April 06, 2015 02:30pm
Adult's Achilles Heel
Source: Adult Industry News
by: Rich Moreland
Michael Weinstein's 2016 referendum push will likely gather the required 365,800 signatures to get on the ballot. Considering the millions of voters in the state, less than 400,000 is miniscule. Canvas shopping centers and malls here and there, feign concern about STD infected performers as a public health problem, and the total is easily acquired.
In the last election cycle, Measure B in LA County passed with 56% of the vote. Accounting for communities where the porn industry is not a next door neighbor, the statewide margin will be higher.
Weinstein's current aggravation is with the government's reluctance to pay for enforcement, a cost that could reach into the millions. Nevertheless, he presses on. Finding money to fund his personal vendetta is not his concern.
For the industry, a move to Nevada is a negligible solution because it is referendum territory where Weinstein's strategy is easily repeated. Moreover, Nevada's brothels are condom regulated; to expect pornographers to get a pass is naÔve. The Vegas crowd would love the influx of porn money, but the state is going to establish the rules.
South Florida has been floated as a possible relocation candidate. Not likely either because Weinstein will lobby the State Legislature. True, South Florida is adult friendly, but travel up the coast and Bible-Belters are everywhere. With a Republican governor stepping onto the national stage in a presidential election, the Sunshine State is not a haven for more porn than it already has.
By the way, every state is subject to OSHA regulations. Weinstein's agitation comes out a winner no matter how the wheel is spun.
The referendum fight has to be won in California. If not, Michael Weinstein may very well push his agenda across the country, propagandizing his campaign under the old tropes of protecting the children and ending violence against women. Remember the 1980s and the Meese Commission?
All the while, Weinstein sidles onto the national scene as America's porn czar, enriches the AIDS Health Foundation, and extends the charade of restoring American virtue with the simple application of a condom.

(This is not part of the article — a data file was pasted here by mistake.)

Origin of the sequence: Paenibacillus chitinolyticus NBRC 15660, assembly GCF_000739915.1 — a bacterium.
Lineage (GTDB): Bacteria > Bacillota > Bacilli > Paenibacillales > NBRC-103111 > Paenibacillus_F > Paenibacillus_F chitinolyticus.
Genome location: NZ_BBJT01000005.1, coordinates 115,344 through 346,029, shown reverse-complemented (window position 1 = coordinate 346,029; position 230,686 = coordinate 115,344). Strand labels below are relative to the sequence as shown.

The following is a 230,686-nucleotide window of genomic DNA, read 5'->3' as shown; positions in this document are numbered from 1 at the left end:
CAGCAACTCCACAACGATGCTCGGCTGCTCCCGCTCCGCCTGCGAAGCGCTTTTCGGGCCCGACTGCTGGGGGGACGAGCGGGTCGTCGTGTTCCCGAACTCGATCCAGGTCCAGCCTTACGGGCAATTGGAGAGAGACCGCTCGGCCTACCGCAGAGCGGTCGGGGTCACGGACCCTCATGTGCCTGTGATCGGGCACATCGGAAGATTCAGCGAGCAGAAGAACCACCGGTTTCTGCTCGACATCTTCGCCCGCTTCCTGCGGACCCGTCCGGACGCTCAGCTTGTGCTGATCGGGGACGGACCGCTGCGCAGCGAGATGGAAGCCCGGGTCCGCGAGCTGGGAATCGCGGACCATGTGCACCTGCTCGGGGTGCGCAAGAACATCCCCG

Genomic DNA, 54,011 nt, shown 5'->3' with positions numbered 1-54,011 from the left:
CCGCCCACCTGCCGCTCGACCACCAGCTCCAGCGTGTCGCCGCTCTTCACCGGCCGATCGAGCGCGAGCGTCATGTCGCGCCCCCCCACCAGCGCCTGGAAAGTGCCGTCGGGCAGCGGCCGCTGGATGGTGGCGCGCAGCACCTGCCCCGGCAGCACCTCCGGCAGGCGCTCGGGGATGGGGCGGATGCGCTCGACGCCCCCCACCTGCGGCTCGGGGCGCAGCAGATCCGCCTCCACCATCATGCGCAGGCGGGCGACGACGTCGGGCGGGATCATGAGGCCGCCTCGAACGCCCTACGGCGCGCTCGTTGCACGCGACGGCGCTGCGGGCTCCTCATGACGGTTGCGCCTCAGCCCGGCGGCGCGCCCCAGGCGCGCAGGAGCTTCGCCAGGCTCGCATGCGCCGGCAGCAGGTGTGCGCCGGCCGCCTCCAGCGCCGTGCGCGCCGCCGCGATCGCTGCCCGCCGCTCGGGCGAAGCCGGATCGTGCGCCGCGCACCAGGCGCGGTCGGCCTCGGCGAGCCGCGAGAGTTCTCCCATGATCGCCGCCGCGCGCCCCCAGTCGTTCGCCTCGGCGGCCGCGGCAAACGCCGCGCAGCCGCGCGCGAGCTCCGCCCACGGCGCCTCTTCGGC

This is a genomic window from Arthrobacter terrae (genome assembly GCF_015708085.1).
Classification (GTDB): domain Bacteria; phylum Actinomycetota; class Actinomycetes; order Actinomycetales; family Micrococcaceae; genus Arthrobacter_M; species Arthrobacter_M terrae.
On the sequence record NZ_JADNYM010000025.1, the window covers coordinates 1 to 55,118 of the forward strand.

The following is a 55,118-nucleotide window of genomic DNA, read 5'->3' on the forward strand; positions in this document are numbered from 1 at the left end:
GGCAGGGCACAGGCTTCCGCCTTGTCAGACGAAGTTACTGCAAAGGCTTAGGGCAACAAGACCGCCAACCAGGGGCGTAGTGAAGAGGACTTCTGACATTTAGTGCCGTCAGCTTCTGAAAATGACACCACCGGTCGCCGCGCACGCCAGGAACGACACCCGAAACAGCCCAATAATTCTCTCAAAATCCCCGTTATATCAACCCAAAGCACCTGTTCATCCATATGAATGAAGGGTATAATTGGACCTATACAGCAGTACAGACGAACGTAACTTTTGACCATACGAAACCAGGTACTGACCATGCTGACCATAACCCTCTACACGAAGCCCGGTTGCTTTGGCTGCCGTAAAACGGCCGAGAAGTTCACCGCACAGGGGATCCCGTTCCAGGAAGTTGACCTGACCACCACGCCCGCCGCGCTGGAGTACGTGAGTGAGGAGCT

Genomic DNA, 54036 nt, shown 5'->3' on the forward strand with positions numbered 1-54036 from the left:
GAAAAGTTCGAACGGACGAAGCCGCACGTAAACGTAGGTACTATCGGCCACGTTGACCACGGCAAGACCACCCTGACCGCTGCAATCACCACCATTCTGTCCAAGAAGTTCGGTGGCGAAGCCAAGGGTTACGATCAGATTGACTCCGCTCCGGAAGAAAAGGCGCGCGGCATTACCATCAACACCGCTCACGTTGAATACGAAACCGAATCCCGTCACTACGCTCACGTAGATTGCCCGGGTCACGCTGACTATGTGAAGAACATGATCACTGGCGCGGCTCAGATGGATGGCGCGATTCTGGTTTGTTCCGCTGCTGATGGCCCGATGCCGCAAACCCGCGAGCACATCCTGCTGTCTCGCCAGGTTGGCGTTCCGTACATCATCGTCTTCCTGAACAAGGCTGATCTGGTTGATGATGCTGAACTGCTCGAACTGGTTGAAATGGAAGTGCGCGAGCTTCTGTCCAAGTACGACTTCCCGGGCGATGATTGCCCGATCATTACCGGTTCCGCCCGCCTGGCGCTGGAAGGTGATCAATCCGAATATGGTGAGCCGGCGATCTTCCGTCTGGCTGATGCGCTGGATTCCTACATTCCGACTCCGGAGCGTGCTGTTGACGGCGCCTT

What to do? At present, there are three possibilities.
First, do nothing and hope to pull out a constitutional buzzer beater. Obviously, that takes money. Incidentally, a word to performers concerned about their freedom of expression, it has already been muffled by the appellate court, so put that aside.
On the other hand, an organized campaign to inform the public of the financial consequences of Weinstein's agenda would help. But that requires planning now by the FSC, APAC, and any other interested party; there are only 18 months left.
Second is to follow the advice of Axel Braun and cave to condoms. As reported by XBIZ, the Weinstein proposal is not about performers or condoms, Braun says, "Itís about politics." Agreed. Though the fit is uncomfortable, sheathing may be the only solution.
Of course, there is the final avenue. Go underground and revert to the 1970s and 1980s when the police tracked down shoots, made arrests, used Rico provisions to seize content with possible jail time creeping into the conversation.
Everyone's back is getting closer to the wall. Will filmed pornography go away? No. But the business will change dramatically if hand sitting continues.
Michael Weinstein has discovered the industry's Achilles heel, its own intransigence. He is doing what the government obscenity cases have generally failed to do, attack adult film where recalcitrance is the strongest.
Worse yet, he sees himself as a history maker for future generations... A powerful incentive.
It's time to mobilize stakeholders and get a plan of action. Thankfully, today's industry is more corporate than renegade and that's the first key to success.